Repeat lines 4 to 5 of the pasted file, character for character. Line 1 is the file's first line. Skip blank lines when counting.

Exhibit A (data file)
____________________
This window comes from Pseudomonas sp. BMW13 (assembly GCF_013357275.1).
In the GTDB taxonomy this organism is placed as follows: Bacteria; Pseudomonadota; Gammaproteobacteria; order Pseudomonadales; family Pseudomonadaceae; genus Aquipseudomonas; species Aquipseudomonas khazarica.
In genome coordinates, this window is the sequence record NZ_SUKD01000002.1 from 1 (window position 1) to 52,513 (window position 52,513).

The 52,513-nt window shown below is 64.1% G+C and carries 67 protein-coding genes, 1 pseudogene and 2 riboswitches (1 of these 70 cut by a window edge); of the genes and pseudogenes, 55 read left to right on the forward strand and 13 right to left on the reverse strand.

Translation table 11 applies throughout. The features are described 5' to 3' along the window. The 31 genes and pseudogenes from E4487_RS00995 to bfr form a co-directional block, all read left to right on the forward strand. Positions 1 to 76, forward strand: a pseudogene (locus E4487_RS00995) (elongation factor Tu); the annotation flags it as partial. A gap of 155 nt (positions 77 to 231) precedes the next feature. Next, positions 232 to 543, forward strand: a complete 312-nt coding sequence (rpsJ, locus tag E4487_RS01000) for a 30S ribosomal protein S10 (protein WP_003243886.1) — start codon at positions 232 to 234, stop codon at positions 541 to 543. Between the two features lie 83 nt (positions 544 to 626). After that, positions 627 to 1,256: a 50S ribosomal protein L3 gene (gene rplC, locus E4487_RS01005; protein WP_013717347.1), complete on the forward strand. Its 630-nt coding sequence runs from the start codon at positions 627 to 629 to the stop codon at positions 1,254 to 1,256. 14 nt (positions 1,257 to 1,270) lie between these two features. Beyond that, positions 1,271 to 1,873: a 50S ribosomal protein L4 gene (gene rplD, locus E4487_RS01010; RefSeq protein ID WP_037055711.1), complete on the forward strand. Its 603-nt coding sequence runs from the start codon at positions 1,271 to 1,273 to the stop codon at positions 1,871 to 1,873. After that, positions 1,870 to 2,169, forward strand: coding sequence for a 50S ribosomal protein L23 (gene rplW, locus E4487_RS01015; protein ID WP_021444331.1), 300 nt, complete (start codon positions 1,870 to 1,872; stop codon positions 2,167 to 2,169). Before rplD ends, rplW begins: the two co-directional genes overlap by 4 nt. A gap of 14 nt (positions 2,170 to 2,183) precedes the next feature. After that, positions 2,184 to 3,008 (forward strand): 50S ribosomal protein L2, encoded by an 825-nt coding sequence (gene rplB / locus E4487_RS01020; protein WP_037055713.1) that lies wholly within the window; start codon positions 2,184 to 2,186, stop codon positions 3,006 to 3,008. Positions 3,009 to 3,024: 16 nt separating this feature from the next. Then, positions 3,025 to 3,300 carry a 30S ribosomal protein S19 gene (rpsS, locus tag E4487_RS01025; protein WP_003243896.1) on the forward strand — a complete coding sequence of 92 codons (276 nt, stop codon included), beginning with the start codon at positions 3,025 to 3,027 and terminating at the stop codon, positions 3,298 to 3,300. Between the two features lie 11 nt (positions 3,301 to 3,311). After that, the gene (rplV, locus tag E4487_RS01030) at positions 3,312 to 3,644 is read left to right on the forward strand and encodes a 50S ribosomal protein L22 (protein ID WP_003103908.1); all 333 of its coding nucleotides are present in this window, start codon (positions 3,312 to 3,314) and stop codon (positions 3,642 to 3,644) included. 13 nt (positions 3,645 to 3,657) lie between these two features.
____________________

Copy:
The 52,513-nt window shown below is 64.1% G+C and carries 67 protein-coding genes, 1 pseudogene and 2 riboswitches (1 of these 70 cut by a window edge); of the genes and pseudogenes, 55 read left to right on the forward strand and 13 right to left on the reverse strand.

Translation table 11 applies throughout. The features are described 5' to 3' along the window. The 31 genes and pseudogenes from E4487_RS00995 to bfr form a co-directional block, all read left to right on the forward strand. Positions 1 to 76, forward strand: a pseudogene (locus E4487_RS00995) (elongation factor Tu); the annotation flags it as partial. A gap of 155 nt (positions 77 to 231) precedes the next feature. Next, positions 232 to 543, forward strand: a complete 312-nt coding sequence (rpsJ, locus tag E4487_RS01000) for a 30S ribosomal protein S10 (protein WP_003243886.1) — start codon at positions 232 to 234, stop codon at positions 541 to 543. Between the two features lie 83 nt (positions 544 to 626). After that, positions 627 to 1,256: a 50S ribosomal protein L3 gene (gene rplC, locus E4487_RS01005; protein WP_013717347.1), complete on the forward strand. Its 630-nt coding sequence runs from the start codon at positions 627 to 629 to the stop codon at positions 1,254 to 1,256. 14 nt (positions 1,257 to 1,270) lie between these two features. Beyond that, positions 1,271 to 1,873: a 50S ribosomal protein L4 gene (gene rplD, locus E4487_RS01010; RefSeq protein ID WP_037055711.1), complete on the forward strand. Its 603-nt coding sequence runs from the start codon at positions 1,271 to 1,273 to the stop codon at positions 1,871 to 1,873. After that, positions 1,870 to 2,169, forward strand: coding sequence for a 50S ribosomal protein L23 (gene rplW, locus E4487_RS01015; protein ID WP_021444331.1), 300 nt, complete (start codon positions 1,870 to 1,872; stop codon positions 2,167 to 2,169). Before rplD ends, rplW begins: the two co-directional genes overlap by 4 nt. A gap of 14 nt (positions 2,170 to 2,183) precedes the next feature. After that, positions 2,184 to 3,008 (forward strand): 50S ribosomal protein L2, encoded by an 825-nt coding sequence (gene rplB / locus E4487_RS01020; protein WP_037055713.1) that lies wholly within the window; start codon positions 2,184 to 2,186, stop codon positions 3,006 to 3,008. Positions 3,009 to 3,024: 16 nt separating this feature from the next. Then, positions 3,025 to 3,300 carry a 30S ribosomal protein S19 gene (rpsS, locus tag E4487_RS01025; protein WP_003243896.1) on the forward strand — a complete coding sequence of 92 codons (276 nt, stop codon included), beginning with the start codon at positions 3,025 to 3,027 and terminating at the stop codon, positions 3,298 to 3,300. Between the two features lie 11 nt (positions 3,301 to 3,311). After that, the gene (rplV, locus tag E4487_RS01030) at positions 3,312 to 3,644 is read left to right on the forward strand and encodes a 50S ribosomal protein L22 (protein ID WP_003103908.1); all 333 of its coding nucleotides are present in this window, start codon (positions 3,312 to 3,314) and stop codon (positions 3,642 to 3,644) included. 13 nt (positions 3,645 to 3,657) lie between these two features.